PETALING JAYA: The restructuring of WCT Bhd will create two entities with separate balance sheets, which will result in a more efficient group structure and better reflect its businesses.
The restructuring exercise is being undertaken to unlock the value of WCT’s property development business that is currently overshadowed by the construction arm.
According to Kenny Wong, WCT and WCT Land Bhd corporate affairs director, the group has submitted the application for the restructuring to the authorities and expects it to be completed by the second quarter.
Under the proposed restructuring, the listing status will be transferred to WCT Holdings Bhd that will own WCT, the engineering arm, and WCT Land, the property development arm.
“The transfer of listing will most likely be made in the second quarter of this year,” Wong told The Edge Financial Daily in an email reply to questions last week.
At the moment, analysts say the value of the property development arm is not reflected in WCT, although the construction and engineering company has been aggressively expanding its landbank to diversify earnings.
According to Maybank IB research, earnings from the construction and property divisions contributed 50% each to the group for the first nine months of 2012.
The research report said management is targeting to increase the contribution from the property division to 55% by financial year 2016.
Projects such as the klia2 integrated complex (2013), Paradigm Mall in Johor Baru (2014), a mall in OUG, Kuala Lumpur, and Premiere Hotel in Johor Baru (2015) and another hotel in OUG (2016), are expected to boost the contribution of WCT’s property development and management business in the next few years.
The focus on building a reputable property development brand out of WCT Land followed by the restructuring process has prompted speculation that the group will eventually relist the property development arm. Wong said that option is still on the table but the board has not firmed up the matter.
“The board doesn’t have any plan at the moment, but I think the important thing is that we want to unlock the value of the property division through a restructuring,” he said.
The property development business started in the 1990s through the development of Bandar Bukit Tinggi in Klang, a RM4.7 billion in gross development value (GDV) township which comprises residential homes, shoplots, offices, and the largest Aeon Shopping Mall in Southeast Asia.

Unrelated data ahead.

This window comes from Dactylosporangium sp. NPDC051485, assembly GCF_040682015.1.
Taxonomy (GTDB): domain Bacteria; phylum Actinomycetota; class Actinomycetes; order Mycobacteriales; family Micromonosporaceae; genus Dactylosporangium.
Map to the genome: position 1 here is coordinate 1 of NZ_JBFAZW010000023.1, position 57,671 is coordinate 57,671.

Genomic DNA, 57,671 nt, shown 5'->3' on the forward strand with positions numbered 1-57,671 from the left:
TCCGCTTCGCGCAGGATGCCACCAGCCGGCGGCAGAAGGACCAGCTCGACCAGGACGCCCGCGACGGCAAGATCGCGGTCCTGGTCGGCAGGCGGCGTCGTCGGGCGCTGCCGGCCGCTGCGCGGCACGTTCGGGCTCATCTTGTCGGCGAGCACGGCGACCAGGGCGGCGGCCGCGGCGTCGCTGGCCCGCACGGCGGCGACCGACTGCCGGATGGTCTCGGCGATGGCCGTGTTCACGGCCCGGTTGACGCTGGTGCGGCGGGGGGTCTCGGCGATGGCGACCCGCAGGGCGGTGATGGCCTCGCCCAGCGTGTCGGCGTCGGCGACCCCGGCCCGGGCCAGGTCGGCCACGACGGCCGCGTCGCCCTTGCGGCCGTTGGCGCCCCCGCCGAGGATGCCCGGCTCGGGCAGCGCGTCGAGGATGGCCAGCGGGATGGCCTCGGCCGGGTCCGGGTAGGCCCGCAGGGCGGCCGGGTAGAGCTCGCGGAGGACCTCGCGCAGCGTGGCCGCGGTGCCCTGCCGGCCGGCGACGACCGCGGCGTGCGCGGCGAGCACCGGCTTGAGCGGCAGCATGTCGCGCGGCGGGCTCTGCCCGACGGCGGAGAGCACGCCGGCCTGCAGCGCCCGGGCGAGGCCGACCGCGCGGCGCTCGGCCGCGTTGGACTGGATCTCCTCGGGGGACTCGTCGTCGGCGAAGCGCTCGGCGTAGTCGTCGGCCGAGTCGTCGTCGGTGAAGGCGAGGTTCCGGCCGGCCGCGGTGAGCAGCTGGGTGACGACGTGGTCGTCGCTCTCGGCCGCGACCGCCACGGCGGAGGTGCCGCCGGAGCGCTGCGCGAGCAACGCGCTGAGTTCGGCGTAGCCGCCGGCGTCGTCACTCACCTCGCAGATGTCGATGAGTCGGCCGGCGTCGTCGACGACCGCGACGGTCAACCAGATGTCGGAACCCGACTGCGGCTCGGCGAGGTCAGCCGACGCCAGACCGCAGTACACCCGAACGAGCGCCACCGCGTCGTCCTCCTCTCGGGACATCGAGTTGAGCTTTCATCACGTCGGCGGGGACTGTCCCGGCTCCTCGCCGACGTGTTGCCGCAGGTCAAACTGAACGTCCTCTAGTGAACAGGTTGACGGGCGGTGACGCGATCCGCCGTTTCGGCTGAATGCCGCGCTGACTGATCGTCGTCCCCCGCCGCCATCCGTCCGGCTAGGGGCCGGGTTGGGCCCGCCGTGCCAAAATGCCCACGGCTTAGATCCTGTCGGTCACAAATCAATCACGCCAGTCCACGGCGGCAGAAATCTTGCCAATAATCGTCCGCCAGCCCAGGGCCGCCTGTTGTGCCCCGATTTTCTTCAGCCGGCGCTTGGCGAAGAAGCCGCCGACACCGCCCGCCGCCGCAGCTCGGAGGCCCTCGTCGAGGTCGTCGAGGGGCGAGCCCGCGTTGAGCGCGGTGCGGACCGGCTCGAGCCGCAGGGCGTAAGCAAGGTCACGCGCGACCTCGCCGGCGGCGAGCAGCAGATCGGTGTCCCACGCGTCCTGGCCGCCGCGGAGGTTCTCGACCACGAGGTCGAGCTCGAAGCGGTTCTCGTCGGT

To date, the group has accumulated about 2,000 acres of land through WCT Land, mostly in the Klang Valley, with about 1,000 acres left to be developed WCT executive director Choe Kai Keong told The Edge Financial Daily recently that the group has land in Klang and Sungai Buaya in Rawang, Selangor.
“Roughly, we still have 350 acres in Bandar Bukit Tinggi. These will be developed as commercial properties. We have about 15 acres facing the Bukit Tinggi Jaya Jusco, which we are developing as a mixed commercial offices development worth about RM150 million,” he said.
Recently, WCT ventured into the rapidly growing property sector in Iskandar Malaysia, Johor, with the leasing of 18.12 acres of land in Medini North, Nusajaya. The land will be developed into a mixed development project with a GDV of RM1.5 billion.
WCT has also purchased 10.3 acres of land in Medini Business District to be developed into another mixed development project comprising 1.7 million sq ft of prime office space, neighbourhood retail and serviced apartments.
Besides developing townships, WCT has also ventured into the property management business. Its first shopping mall, built and operated by the group itself, was constructed in Kelana Jaya.
Paradigm Mall, located along Lebuhraya Damansara-Puchong, was completed last year, as the group pursued the diversification of its earnings stream to more sustainable recurring income through property management.
Besides Paradigm Mall, WCT has started a hotel chain under the brand name Premiere. The first Premiere Hotel was built in Bandar Bukit Tinggi, and a second hotel is being built within the Paradigm Mall development area.
“I think it is a natural evolution for a property developer, after you build a township you move into hotel, retail, offices. Traditionally we were in property development, now we are a mix of property development and investment.
“It also gives us recurring income, so that balances out the volatility of our income. Recurring income is always stable. No matter in good or bad times, our earnings will be quite stable,” said Choe.
For the period ended Sept 30, 2012, WCT recorded a net income of RM119.9 million, an increase of 4.7% over the previous corresponding period’s net income of RM114.5 million. Revenue during the period increased by 12% to RM1.18 billion from RM1.05 billion a year ago.
This article first appeared in The Edge Financial Daily, on Jan 29, 2013.